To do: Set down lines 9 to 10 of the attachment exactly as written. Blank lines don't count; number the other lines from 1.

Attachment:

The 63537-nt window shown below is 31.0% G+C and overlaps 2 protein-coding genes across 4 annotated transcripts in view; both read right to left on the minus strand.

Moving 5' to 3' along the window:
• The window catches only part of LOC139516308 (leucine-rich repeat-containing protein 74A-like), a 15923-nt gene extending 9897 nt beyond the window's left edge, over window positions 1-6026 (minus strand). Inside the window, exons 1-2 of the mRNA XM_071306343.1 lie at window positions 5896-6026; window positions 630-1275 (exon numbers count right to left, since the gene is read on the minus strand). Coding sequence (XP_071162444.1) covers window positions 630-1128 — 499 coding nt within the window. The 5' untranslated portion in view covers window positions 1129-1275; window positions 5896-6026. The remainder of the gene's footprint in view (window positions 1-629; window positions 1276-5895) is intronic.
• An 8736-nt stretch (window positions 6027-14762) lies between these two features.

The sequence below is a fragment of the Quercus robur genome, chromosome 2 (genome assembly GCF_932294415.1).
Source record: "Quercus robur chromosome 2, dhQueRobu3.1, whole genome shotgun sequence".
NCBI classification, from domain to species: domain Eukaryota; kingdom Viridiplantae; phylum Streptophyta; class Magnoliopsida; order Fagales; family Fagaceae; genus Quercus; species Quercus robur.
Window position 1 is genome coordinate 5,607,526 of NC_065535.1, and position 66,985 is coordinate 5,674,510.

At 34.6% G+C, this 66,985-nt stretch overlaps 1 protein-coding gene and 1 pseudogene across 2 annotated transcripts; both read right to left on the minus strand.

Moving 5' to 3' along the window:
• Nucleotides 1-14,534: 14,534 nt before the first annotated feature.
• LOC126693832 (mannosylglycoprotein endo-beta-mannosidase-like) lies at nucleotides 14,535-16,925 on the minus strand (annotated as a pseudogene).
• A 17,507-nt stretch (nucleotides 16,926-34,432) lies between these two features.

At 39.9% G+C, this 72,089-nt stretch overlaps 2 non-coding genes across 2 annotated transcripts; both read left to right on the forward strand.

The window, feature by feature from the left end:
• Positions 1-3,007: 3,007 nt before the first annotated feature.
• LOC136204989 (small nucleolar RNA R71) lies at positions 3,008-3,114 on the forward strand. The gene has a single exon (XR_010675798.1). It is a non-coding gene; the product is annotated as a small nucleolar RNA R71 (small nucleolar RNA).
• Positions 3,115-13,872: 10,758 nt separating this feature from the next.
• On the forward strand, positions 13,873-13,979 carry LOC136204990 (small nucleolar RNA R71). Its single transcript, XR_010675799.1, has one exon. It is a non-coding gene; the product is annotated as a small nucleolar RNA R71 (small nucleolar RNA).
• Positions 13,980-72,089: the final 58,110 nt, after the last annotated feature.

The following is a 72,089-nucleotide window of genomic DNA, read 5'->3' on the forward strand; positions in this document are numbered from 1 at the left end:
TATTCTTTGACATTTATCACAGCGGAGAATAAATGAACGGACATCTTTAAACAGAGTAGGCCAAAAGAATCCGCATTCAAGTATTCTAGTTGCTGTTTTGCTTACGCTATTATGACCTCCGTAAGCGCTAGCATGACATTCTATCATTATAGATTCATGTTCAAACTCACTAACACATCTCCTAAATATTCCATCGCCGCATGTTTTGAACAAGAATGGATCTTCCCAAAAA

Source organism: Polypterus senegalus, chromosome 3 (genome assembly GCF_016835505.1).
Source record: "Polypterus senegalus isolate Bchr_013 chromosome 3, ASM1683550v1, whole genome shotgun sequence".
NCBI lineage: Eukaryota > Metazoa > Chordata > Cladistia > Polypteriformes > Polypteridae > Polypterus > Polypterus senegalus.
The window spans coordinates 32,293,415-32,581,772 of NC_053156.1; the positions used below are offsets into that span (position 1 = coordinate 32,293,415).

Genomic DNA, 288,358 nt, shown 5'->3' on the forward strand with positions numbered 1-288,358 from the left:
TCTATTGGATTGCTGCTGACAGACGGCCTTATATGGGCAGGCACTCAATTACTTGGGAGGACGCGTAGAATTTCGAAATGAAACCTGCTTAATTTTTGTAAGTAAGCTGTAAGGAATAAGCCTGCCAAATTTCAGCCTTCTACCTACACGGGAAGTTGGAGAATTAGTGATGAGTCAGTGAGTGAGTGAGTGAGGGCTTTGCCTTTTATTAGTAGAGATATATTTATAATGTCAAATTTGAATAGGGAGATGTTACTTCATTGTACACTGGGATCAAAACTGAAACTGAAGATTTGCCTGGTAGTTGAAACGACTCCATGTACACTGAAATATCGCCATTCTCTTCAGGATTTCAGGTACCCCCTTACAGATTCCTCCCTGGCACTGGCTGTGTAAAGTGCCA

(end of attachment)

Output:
At 34.6% G+C, this 66,985-nt stretch overlaps 1 protein-coding gene and 1 pseudogene across 2 annotated transcripts; both read right to left on the minus strand.

Moving 5' to 3' along the window: